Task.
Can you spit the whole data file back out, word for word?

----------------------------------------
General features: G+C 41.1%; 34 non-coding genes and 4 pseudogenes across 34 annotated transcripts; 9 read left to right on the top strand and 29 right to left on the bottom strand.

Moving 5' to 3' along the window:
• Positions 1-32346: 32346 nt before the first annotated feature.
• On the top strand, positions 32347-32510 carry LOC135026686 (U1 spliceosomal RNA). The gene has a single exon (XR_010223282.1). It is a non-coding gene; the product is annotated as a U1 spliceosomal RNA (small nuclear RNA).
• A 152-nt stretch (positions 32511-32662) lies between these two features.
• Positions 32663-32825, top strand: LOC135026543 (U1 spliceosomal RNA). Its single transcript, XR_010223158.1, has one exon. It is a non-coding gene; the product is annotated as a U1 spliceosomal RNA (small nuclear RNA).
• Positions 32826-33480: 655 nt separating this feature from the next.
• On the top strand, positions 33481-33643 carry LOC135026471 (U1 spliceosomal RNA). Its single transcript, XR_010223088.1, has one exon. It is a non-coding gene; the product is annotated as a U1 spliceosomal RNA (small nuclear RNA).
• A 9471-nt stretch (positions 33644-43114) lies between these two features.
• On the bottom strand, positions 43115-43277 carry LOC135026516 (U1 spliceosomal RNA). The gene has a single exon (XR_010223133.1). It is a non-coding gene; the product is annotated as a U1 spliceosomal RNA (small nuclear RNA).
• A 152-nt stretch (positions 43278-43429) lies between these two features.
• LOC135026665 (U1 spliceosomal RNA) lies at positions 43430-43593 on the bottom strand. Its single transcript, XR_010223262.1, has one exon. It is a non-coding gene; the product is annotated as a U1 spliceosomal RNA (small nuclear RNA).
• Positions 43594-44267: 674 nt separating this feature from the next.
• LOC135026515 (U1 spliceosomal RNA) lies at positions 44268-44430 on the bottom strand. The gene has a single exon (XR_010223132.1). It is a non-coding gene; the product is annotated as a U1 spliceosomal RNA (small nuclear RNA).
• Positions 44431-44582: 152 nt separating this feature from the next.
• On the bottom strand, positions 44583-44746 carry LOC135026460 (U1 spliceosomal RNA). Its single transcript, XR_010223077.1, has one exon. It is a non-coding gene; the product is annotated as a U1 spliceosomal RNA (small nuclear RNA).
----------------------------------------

General features: G+C 41.1%; 34 non-coding genes and 4 pseudogenes across 34 annotated transcripts; 9 read left to right on the top strand and 29 right to left on the bottom strand.

Moving 5' to 3' along the window:
• Positions 1-32346: 32346 nt before the first annotated feature.
• On the top strand, positions 32347-32510 carry LOC135026686 (U1 spliceosomal RNA). The gene has a single exon (XR_010223282.1). It is a non-coding gene; the product is annotated as a U1 spliceosomal RNA (small nuclear RNA).
• A 152-nt stretch (positions 32511-32662) lies between these two features.
• Positions 32663-32825, top strand: LOC135026543 (U1 spliceosomal RNA). Its single transcript, XR_010223158.1, has one exon. It is a non-coding gene; the product is annotated as a U1 spliceosomal RNA (small nuclear RNA).
• Positions 32826-33480: 655 nt separating this feature from the next.
• On the top strand, positions 33481-33643 carry LOC135026471 (U1 spliceosomal RNA). Its single transcript, XR_010223088.1, has one exon. It is a non-coding gene; the product is annotated as a U1 spliceosomal RNA (small nuclear RNA).
• A 9471-nt stretch (positions 33644-43114) lies between these two features.
• On the bottom strand, positions 43115-43277 carry LOC135026516 (U1 spliceosomal RNA). The gene has a single exon (XR_010223133.1). It is a non-coding gene; the product is annotated as a U1 spliceosomal RNA (small nuclear RNA).
• A 152-nt stretch (positions 43278-43429) lies between these two features.
• LOC135026665 (U1 spliceosomal RNA) lies at positions 43430-43593 on the bottom strand. Its single transcript, XR_010223262.1, has one exon. It is a non-coding gene; the product is annotated as a U1 spliceosomal RNA (small nuclear RNA).
• Positions 43594-44267: 674 nt separating this feature from the next.
• LOC135026515 (U1 spliceosomal RNA) lies at positions 44268-44430 on the bottom strand. The gene has a single exon (XR_010223132.1). It is a non-coding gene; the product is annotated as a U1 spliceosomal RNA (small nuclear RNA).
• Positions 44431-44582: 152 nt separating this feature from the next.
• On the bottom strand, positions 44583-44746 carry LOC135026460 (U1 spliceosomal RNA). Its single transcript, XR_010223077.1, has one exon. It is a non-coding gene; the product is annotated as a U1 spliceosomal RNA (small nuclear RNA).